Appearing in "Two-Fisted Feet!"Edit
Synopsis for "Two-Fisted Feet!"Edit
Leaving the hospital, he learns that the nearby bank has been robbed by an over-sized Swede named Goody Two-Shoes. Apparently, Goody immigrated to the United States in order to patent his new atomic boots, but his investment contacts tried to have him deported so they could keep the invention. Now, Goody has turned to a life of crime.
The Thing tries to stop him, and Goody kicks him through several buildings. Ben gets up and tears after him, but Goody begins scaling the Empire State Building. Ben follows him and the two nearly get to the top, when Goody suddenly turns and leaps down upon the climbing Ben. Ben presses his fingers into the side of the building to slow his descent and the two plummet all the way to the ground. At that point, Ben’s embarrassment over the entire affair gets a hold of him and he plows into Goody Two-Shoes. He eventually beats him and tears the atomic boots off of Goody’s feet.
Appearing in "What Th'?!"Edit
- Ron Wilson (Only appearance)
- John Byrne
- Ann Nocenti
- Roger Stern
- Goody Two-Shoes (Only in flashback)
Synopsis for "What Th'?!"EditThe Thing reads this issue of his own comic book and is very upset. He stomps down to the Marvel Comics offices and raises hell with writer John Byrne, artist Ron Wilson and editor Ann Nocenti. He tells them that they grossly exaggerated the threat value of Goody Two-Shoes and that the Thing took him down with one flick of his finger. He then takes to trashing their office.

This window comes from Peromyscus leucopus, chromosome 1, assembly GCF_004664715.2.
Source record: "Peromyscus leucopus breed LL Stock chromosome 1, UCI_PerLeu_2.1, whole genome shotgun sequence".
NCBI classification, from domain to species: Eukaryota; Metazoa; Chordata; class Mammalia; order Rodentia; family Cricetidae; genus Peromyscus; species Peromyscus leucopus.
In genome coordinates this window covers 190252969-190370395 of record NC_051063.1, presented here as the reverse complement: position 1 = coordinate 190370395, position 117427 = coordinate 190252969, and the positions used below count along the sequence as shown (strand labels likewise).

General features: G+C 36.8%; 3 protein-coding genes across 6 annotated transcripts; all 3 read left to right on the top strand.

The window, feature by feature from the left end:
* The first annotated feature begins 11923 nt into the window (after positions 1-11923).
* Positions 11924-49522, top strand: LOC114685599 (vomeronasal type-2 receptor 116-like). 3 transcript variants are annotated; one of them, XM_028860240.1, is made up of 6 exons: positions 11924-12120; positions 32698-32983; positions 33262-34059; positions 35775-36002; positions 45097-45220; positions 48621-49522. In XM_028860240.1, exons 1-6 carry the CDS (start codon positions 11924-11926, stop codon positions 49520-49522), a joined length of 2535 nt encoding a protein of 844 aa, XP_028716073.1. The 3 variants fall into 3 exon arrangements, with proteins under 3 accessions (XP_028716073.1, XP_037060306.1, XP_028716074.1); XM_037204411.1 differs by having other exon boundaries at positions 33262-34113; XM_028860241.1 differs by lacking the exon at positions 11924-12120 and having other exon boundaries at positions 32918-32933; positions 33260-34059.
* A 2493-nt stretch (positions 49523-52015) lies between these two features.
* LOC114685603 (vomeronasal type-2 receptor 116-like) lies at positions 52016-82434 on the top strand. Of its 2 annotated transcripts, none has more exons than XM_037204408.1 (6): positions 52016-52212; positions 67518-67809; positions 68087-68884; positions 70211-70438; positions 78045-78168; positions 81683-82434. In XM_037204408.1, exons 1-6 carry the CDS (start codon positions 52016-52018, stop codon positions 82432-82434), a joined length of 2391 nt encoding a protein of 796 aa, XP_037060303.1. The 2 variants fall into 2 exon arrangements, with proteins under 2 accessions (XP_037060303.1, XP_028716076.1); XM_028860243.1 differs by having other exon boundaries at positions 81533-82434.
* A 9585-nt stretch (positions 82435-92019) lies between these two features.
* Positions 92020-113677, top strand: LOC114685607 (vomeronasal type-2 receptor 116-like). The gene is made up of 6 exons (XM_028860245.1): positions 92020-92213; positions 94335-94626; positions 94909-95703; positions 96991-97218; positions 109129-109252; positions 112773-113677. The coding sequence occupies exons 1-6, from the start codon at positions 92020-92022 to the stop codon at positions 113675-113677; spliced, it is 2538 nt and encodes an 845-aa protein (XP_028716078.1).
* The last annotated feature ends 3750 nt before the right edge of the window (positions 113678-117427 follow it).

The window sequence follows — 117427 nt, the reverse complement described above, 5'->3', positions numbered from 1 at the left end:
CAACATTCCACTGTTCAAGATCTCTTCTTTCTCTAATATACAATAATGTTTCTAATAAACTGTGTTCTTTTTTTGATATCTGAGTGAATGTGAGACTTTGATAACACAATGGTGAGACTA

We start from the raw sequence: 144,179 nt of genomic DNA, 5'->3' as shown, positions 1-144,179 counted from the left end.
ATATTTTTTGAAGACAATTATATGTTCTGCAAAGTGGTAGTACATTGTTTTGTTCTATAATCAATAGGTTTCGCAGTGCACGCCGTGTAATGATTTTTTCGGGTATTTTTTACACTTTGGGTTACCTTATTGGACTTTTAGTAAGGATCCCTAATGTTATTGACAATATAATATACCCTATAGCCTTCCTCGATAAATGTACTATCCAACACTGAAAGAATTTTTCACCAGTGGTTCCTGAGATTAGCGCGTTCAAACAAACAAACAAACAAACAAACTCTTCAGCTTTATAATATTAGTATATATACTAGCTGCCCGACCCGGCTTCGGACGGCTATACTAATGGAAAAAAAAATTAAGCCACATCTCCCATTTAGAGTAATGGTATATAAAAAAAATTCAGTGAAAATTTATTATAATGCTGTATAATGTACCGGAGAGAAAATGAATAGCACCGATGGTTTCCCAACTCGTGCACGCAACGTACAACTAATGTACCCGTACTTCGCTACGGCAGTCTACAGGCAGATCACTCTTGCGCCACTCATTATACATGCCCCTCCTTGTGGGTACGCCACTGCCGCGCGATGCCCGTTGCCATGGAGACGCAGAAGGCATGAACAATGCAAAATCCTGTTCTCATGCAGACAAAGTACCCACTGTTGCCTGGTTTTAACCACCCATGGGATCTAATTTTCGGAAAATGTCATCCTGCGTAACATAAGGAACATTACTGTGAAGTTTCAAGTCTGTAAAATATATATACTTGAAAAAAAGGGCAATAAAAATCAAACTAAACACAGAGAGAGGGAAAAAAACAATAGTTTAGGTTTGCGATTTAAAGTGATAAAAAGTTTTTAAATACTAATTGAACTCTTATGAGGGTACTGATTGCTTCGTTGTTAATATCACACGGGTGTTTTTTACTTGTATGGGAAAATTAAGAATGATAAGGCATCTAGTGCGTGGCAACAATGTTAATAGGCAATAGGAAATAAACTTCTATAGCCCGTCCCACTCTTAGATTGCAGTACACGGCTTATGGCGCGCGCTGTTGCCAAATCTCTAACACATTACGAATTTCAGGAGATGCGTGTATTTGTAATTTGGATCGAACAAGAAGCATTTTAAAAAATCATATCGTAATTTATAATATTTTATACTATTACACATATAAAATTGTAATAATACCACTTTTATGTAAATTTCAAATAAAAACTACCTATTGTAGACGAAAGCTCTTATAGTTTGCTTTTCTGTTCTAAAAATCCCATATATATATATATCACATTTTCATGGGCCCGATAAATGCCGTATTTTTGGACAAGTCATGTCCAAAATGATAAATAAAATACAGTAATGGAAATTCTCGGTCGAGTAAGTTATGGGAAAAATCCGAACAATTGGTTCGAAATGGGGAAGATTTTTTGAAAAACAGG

- The Fantastic Four have been licensing out their adventures to Marvel Comics to adapt into comic books since Fantastic Four #10.
- Unlike most real life people, Marvel Comics staff are not considered topical references or impacted by the Sliding Timescale of Earth-616 that usually govern the interpretation of such characters. Marvel staff are always depicted as existing in the Modern Age while in their general prime.
- Roger Stern is thinking about the pages he scripted for Marvel Fanfare #12
- This issue was part of Assistant Editors' Month, an annual tradition where the assistant editors took over a book while the editors were off doing various conventions. The end result usually involved a more humorous tale.
- No trivia.
Links and ReferencesEdit
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